The total represents about 6% of its workforce, according to multiple reports apparently beginning with Japan’s Nikkei. About half of the layoffs will come from Sony’s chemicals and its flat-panel businesses. Development Bank of Japan has already agreed to buy Sony’s chemical products business. In addition a new government supported operation, Japan Display Inc, is picking up Sony’s unit that makes small- to medium-sized liquid crystal displays. Sony’s new CEO, Kazuo Hirai, who just replaced Howard Stringer, had warned that he would have to take “painful” measures to turn around the consumer electronics giant, which said it would end its fiscal year with a loss.
Kazuo Hirai officially replaces Howard Stringer as Sony’s CEO next week. But today he signalled his determination to revitalize Sony’s struggling electronics operations — and potentially take on its more glamorous rival, Apple – by unveiling a wide-ranging reorg. The new plan eliminates the company’s consumer products and services group, which Hirai had led, and the business-oriented professional device and solutions group. Hirai will personally run a new Home Entertainment Business that will include TV sets, arguably Sony’s most important product right now. But the company says that it is “positioning digital imaging, game and mobile as the three core pillars of its electronics business, and going forward aims to concentrate its resources in these areas to further reinforce the businesses.” Here’s the company’s announcement:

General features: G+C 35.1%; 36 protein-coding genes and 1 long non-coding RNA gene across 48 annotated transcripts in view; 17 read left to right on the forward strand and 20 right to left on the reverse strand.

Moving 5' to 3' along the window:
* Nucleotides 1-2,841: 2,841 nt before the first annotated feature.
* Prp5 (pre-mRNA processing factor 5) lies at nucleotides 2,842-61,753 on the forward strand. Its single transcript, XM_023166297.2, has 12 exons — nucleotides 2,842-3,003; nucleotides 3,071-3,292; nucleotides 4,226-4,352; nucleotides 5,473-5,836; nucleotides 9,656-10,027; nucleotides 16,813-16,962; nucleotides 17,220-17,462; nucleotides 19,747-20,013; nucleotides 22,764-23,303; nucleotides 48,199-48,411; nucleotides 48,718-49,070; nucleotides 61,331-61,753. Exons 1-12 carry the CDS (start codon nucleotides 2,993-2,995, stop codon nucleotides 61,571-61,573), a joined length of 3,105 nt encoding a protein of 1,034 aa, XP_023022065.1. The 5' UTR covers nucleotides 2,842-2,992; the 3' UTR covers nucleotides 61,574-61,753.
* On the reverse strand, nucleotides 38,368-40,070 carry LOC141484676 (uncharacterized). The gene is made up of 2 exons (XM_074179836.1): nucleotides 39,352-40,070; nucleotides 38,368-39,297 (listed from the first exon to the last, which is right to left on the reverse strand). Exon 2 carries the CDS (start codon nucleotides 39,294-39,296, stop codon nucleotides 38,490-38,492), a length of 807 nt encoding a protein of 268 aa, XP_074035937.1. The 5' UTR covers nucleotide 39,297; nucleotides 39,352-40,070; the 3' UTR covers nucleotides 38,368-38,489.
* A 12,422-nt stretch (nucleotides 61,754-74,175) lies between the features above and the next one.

Now we know why Sony wanted to announce yesterday that Kazuo Hirai will replace Howard Stringer as CEO in April. U.S. shares are down about 5.4% in pre-market trading after the electronics and entertainment giant released a fiscal 3Q report filled with tales of woe — including in its filmed entertainment and music businesses. In the last three months of 2011, the company generated a net loss of $2B, down from a profit in the period last year, on revenues of $23.4B, down 17.4%. What’s more, Sony lowered its forecast for the fiscal year ending in March: It now expects to wind up with a $1.2B operating profit, which is 10.2% lower than it predicted in November. Sony’s biggest problem is the declining sales of LCD television sets in Japan, Europe, and North America. Revenues for Consumer Products and Services fell 24.4% to $12.8B in the quarter. Revenues grew for filmed entertainment, by 7.7% to $2.1B, but due to high marketing costs and the disappointing performance of Arthur Christmas the unit’s operating profit fell 84.8% to $9M. The Music operation also struggled with sales down 11.7% to $1.6B, and a 21.7% decrease in operating income to $196M. Bestselling titles included Adele’s 21 and music from the TV show Glee.
Sony Corp has announced the ascension of Kazuo Hirai to the role of president and CEO, with current chief Howard Stringer to become chairman of the board of directors. The moves were expected as Sony last year expanded Hirai’s duties to oversee all of its all-important consumer products and services business. The Sony press release is below:
TOKYO, Japan – Sony Corporation (“Sony”) today announced that Kazuo Hirai has been appointed as President and Chief Executive Officer, effective April 1, 2012. Sir Howard Stringer, currently Chairman, CEO and President, will become Chairman of the Board of Directors in June, 2012.
Mr. Stringer recommended to the Sony Board of Directors that Mr. Hirai, currently Executive Deputy President, be his successor as President and CEO. Mr. Stringer will continue as Chairman of Sony Corporation until his ascension to the Board Chairmanship, which will become effective upon Board approval following the annual meeting of shareholders in June, when the current Chairman, Yotaro Kobayashi, will retire. Mr. Hirai is also expected to be appointed to the Board at the June shareholders meeting.